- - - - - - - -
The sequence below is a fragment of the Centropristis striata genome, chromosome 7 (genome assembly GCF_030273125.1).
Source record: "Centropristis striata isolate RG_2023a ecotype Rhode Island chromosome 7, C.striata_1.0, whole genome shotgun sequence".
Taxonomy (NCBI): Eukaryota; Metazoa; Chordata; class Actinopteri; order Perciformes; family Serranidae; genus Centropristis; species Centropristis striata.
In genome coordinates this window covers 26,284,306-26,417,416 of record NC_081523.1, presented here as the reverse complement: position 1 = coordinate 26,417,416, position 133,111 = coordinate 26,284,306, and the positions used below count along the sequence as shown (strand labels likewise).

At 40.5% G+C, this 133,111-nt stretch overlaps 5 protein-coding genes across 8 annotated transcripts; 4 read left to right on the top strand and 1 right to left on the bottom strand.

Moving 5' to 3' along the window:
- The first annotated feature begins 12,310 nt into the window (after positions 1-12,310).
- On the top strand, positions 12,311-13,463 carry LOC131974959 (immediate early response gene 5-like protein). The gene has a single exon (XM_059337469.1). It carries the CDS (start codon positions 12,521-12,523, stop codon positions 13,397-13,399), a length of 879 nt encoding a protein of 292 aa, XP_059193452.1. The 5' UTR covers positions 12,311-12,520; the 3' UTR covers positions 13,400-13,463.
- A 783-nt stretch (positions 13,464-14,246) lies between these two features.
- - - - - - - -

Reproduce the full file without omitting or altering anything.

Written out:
The sequence below is a fragment of the Centropristis striata genome, chromosome 7 (genome assembly GCF_030273125.1).
Source record: "Centropristis striata isolate RG_2023a ecotype Rhode Island chromosome 7, C.striata_1.0, whole genome shotgun sequence".
Taxonomy (NCBI): Eukaryota; Metazoa; Chordata; class Actinopteri; order Perciformes; family Serranidae; genus Centropristis; species Centropristis striata.
In genome coordinates this window covers 26,284,306-26,417,416 of record NC_081523.1, presented here as the reverse complement: position 1 = coordinate 26,417,416, position 133,111 = coordinate 26,284,306, and the positions used below count along the sequence as shown (strand labels likewise).

At 40.5% G+C, this 133,111-nt stretch overlaps 5 protein-coding genes across 8 annotated transcripts; 4 read left to right on the top strand and 1 right to left on the bottom strand.

Moving 5' to 3' along the window:
- The first annotated feature begins 12,310 nt into the window (after positions 1-12,310).
- On the top strand, positions 12,311-13,463 carry LOC131974959 (immediate early response gene 5-like protein). The gene has a single exon (XM_059337469.1). It carries the CDS (start codon positions 12,521-12,523, stop codon positions 13,397-13,399), a length of 879 nt encoding a protein of 292 aa, XP_059193452.1. The 5' UTR covers positions 12,311-12,520; the 3' UTR covers positions 13,400-13,463.
- A 783-nt stretch (positions 13,464-14,246) lies between these two features.